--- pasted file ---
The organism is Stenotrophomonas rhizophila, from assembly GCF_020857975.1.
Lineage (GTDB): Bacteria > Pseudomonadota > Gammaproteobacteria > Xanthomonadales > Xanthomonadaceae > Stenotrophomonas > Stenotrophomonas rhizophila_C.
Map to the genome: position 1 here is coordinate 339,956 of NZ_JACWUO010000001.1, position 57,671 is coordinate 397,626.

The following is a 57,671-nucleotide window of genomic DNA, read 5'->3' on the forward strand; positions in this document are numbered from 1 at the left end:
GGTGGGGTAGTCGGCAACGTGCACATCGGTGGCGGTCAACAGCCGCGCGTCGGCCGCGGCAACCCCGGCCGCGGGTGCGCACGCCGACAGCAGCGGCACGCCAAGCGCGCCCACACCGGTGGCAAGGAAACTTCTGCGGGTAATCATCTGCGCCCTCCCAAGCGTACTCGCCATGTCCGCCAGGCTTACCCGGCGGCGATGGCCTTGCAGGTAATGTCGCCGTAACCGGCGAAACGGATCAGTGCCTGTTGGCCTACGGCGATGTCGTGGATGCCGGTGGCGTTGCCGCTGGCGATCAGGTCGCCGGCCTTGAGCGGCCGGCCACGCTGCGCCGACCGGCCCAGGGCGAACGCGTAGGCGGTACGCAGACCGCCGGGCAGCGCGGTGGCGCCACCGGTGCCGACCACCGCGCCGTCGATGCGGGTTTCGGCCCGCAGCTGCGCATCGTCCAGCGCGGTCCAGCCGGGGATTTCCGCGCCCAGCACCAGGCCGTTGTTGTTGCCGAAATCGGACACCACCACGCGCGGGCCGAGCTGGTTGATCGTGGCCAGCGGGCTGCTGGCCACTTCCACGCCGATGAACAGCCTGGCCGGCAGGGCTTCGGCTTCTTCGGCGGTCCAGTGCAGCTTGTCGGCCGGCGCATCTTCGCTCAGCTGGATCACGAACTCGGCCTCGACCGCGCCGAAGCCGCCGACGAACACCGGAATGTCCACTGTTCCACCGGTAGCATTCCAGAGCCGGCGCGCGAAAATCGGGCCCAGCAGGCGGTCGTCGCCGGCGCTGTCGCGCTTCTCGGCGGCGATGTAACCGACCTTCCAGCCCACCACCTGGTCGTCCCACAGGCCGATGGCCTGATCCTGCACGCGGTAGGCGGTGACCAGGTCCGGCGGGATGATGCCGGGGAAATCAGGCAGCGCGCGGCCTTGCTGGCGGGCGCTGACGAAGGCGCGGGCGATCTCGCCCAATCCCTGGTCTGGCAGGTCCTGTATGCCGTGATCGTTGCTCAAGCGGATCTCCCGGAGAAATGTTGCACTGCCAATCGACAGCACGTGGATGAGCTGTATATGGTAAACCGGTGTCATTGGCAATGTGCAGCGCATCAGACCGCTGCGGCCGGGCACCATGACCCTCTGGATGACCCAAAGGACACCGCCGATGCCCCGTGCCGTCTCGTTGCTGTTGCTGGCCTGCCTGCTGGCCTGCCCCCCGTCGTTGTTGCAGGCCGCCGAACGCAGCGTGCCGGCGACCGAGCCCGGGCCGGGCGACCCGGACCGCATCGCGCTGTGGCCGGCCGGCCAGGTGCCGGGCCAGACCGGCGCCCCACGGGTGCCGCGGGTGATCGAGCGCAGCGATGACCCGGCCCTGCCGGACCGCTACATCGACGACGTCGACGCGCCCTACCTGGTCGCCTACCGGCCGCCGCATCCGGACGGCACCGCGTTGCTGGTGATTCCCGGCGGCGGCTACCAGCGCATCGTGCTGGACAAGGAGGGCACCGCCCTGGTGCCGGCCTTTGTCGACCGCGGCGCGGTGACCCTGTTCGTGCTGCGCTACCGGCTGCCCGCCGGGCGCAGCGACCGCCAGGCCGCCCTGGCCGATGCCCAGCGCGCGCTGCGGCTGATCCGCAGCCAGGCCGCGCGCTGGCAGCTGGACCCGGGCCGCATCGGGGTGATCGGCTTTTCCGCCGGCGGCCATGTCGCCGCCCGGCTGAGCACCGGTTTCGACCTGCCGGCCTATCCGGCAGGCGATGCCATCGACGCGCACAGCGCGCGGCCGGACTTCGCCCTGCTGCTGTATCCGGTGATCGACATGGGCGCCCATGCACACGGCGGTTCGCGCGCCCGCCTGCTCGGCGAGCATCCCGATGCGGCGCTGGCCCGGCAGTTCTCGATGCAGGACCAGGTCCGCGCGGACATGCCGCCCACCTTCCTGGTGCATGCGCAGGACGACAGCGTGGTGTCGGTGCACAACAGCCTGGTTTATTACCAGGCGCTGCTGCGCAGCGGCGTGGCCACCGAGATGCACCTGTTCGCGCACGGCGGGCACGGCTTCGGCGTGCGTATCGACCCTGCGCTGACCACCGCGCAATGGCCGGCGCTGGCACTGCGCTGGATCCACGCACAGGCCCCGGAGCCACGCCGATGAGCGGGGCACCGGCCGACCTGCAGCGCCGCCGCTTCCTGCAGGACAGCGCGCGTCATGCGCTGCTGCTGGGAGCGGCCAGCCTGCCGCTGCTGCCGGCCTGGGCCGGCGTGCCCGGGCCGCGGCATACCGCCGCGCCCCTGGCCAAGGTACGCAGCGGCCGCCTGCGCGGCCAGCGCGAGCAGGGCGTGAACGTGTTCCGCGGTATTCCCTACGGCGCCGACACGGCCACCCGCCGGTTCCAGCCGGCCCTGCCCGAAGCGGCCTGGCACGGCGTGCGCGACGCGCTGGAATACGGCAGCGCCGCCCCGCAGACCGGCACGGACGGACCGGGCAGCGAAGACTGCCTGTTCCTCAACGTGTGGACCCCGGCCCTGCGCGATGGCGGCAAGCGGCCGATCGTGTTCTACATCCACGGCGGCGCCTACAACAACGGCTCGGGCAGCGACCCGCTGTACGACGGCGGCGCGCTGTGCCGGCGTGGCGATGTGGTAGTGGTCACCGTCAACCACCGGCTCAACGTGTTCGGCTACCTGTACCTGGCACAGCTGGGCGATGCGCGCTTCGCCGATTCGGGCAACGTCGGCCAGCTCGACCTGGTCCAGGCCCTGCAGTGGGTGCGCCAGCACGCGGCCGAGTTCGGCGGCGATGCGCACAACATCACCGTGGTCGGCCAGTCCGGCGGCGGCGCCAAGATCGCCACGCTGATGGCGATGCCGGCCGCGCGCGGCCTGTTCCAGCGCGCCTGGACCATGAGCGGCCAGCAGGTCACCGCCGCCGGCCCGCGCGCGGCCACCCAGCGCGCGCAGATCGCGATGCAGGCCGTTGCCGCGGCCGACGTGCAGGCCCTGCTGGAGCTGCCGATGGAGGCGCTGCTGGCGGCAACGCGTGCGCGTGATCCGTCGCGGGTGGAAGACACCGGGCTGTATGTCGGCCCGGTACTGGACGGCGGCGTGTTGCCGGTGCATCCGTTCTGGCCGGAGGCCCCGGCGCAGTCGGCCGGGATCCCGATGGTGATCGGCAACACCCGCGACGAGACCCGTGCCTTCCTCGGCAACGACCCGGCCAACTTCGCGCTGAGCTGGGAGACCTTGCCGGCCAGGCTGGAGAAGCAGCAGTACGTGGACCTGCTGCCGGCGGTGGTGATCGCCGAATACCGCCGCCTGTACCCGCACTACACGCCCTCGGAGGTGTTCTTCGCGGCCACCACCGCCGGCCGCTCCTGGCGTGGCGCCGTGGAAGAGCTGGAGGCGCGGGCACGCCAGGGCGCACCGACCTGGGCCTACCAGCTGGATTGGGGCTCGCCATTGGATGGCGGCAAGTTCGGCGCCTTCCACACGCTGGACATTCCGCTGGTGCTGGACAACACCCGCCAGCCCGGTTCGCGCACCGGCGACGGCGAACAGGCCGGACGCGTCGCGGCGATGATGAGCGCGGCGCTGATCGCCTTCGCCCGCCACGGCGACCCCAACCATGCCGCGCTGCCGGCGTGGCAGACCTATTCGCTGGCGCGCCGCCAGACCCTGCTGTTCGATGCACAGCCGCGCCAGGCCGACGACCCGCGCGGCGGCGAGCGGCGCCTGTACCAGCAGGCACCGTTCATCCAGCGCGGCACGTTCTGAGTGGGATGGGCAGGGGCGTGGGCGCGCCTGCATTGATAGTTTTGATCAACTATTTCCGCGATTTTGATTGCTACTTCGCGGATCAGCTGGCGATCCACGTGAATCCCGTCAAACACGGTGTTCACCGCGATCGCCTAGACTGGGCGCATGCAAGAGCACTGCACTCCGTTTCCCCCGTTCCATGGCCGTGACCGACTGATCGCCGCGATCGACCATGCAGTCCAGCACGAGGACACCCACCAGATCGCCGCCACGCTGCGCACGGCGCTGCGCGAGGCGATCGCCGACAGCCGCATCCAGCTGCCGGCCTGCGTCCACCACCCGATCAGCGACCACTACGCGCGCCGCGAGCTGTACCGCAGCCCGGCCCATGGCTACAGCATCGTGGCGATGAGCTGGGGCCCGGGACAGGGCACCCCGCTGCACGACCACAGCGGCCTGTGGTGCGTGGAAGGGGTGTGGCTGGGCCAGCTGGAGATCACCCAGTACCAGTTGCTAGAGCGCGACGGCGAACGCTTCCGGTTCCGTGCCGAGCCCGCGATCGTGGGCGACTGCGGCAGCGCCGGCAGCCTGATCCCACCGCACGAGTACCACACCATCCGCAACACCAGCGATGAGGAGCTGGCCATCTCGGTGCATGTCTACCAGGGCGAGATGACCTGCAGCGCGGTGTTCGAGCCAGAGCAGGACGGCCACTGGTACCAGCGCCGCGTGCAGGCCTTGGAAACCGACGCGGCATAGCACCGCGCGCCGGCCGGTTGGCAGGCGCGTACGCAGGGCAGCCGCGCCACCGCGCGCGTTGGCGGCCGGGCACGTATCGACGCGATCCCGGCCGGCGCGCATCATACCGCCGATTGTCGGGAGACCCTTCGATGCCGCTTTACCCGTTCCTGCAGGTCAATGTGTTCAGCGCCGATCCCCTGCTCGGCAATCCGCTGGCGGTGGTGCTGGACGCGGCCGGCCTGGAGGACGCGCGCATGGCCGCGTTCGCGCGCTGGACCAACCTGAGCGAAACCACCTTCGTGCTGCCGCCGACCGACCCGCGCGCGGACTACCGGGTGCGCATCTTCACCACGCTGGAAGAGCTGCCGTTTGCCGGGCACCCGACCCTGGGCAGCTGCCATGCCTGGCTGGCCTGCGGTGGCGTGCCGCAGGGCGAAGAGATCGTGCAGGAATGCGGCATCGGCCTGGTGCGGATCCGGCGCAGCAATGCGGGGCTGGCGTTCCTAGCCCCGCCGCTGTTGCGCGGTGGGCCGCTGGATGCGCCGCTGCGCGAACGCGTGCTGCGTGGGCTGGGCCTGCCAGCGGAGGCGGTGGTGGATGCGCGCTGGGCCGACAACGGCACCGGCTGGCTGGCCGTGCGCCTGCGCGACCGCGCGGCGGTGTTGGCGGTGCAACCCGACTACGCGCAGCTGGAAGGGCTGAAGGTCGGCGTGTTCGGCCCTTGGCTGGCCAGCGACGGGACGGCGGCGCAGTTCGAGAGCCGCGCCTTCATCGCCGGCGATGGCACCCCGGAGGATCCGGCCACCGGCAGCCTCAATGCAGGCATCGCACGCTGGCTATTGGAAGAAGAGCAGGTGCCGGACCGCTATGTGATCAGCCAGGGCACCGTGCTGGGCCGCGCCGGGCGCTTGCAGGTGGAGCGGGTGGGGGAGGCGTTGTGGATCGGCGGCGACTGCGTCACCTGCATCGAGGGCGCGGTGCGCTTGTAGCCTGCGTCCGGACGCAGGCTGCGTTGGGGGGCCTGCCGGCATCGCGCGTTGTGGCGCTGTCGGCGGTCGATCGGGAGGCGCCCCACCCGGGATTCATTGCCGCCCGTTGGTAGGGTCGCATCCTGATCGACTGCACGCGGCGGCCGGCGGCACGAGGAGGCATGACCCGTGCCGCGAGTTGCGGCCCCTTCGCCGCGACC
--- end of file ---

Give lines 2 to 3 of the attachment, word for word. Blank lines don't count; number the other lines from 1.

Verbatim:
Lineage (GTDB): Bacteria > Pseudomonadota > Gammaproteobacteria > Xanthomonadales > Xanthomonadaceae > Stenotrophomonas > Stenotrophomonas rhizophila_C.
Map to the genome: position 1 here is coordinate 339,956 of NZ_JACWUO010000001.1, position 57,671 is coordinate 397,626.